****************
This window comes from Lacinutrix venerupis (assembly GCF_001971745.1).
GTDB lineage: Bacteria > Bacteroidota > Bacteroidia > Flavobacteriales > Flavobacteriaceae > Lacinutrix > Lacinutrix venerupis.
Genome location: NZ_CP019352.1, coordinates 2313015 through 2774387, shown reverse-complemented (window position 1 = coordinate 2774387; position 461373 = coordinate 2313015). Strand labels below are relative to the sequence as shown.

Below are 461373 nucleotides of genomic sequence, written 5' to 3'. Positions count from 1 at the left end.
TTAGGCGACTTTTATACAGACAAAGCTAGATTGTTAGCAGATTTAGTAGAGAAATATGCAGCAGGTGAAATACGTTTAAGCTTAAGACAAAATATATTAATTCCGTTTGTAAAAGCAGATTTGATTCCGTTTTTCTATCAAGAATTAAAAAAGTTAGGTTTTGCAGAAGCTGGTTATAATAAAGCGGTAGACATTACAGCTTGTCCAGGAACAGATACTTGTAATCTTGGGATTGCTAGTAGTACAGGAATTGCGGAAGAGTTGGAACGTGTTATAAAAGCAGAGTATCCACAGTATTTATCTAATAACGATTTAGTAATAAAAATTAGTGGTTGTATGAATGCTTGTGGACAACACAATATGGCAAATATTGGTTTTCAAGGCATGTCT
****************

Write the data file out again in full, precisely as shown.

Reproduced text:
This window comes from Lacinutrix venerupis (assembly GCF_001971745.1).
GTDB lineage: Bacteria > Bacteroidota > Bacteroidia > Flavobacteriales > Flavobacteriaceae > Lacinutrix > Lacinutrix venerupis.
Genome location: NZ_CP019352.1, coordinates 2313015 through 2774387, shown reverse-complemented (window position 1 = coordinate 2774387; position 461373 = coordinate 2313015). Strand labels below are relative to the sequence as shown.

Below are 461373 nucleotides of genomic sequence, written 5' to 3'. Positions count from 1 at the left end.
TTAGGCGACTTTTATACAGACAAAGCTAGATTGTTAGCAGATTTAGTAGAGAAATATGCAGCAGGTGAAATACGTTTAAGCTTAAGACAAAATATATTAATTCCGTTTGTAAAAGCAGATTTGATTCCGTTTTTCTATCAAGAATTAAAAAAGTTAGGTTTTGCAGAAGCTGGTTATAATAAAGCGGTAGACATTACAGCTTGTCCAGGAACAGATACTTGTAATCTTGGGATTGCTAGTAGTACAGGAATTGCGGAAGAGTTGGAACGTGTTATAAAAGCAGAGTATCCACAGTATTTATCTAATAACGATTTAGTAATAAAAATTAGTGGTTGTATGAATGCTTGTGGACAACACAATATGGCAAATATTGGTTTTCAAGGCATGTCT